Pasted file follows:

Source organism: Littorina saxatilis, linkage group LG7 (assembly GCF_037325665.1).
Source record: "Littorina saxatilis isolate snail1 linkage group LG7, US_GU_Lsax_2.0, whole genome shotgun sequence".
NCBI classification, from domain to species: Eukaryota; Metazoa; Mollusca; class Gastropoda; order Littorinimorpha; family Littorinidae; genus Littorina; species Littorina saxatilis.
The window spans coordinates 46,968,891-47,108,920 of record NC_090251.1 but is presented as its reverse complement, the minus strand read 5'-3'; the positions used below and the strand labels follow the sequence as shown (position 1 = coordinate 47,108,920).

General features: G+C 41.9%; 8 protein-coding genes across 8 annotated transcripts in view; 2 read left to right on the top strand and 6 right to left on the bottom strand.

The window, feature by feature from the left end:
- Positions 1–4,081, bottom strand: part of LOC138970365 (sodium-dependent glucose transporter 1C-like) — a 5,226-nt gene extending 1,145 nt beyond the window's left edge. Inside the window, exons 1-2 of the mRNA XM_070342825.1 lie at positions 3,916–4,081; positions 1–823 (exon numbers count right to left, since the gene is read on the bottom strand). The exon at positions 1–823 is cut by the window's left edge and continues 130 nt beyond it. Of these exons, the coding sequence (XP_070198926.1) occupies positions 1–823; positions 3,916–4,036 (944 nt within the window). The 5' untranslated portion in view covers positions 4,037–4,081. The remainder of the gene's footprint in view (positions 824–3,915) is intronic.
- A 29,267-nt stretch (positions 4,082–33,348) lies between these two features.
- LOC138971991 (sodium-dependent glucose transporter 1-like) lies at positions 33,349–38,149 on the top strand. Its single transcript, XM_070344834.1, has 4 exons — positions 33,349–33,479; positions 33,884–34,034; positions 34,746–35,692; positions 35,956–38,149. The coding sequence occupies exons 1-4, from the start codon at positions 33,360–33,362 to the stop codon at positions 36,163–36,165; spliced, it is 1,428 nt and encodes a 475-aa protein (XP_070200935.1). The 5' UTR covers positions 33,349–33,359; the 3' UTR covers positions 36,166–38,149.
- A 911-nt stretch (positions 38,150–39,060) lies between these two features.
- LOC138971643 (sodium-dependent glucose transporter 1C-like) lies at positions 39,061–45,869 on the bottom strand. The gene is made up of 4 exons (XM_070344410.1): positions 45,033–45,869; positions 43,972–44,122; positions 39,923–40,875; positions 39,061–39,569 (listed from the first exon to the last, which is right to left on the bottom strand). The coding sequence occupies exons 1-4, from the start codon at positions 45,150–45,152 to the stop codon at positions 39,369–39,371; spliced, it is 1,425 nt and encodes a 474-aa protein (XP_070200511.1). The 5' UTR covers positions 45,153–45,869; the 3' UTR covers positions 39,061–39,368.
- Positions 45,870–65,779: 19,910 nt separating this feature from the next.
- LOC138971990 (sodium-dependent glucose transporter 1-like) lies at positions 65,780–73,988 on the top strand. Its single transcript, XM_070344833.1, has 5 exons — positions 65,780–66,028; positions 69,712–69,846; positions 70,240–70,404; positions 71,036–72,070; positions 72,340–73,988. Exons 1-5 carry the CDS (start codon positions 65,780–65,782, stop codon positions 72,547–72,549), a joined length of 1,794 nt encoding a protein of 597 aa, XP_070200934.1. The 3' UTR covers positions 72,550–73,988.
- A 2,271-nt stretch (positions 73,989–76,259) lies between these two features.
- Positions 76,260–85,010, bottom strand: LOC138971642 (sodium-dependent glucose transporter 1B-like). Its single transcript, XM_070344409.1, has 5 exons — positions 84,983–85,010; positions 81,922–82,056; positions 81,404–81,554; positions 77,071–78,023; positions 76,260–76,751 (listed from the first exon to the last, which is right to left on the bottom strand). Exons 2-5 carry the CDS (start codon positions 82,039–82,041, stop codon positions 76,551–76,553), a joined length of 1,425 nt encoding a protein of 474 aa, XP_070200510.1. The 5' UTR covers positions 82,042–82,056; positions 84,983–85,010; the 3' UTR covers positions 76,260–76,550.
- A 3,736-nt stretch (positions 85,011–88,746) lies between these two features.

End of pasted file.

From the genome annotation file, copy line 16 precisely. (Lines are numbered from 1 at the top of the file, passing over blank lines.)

- A 3,736-nt stretch (positions 85,011–88,746) lies between these two features.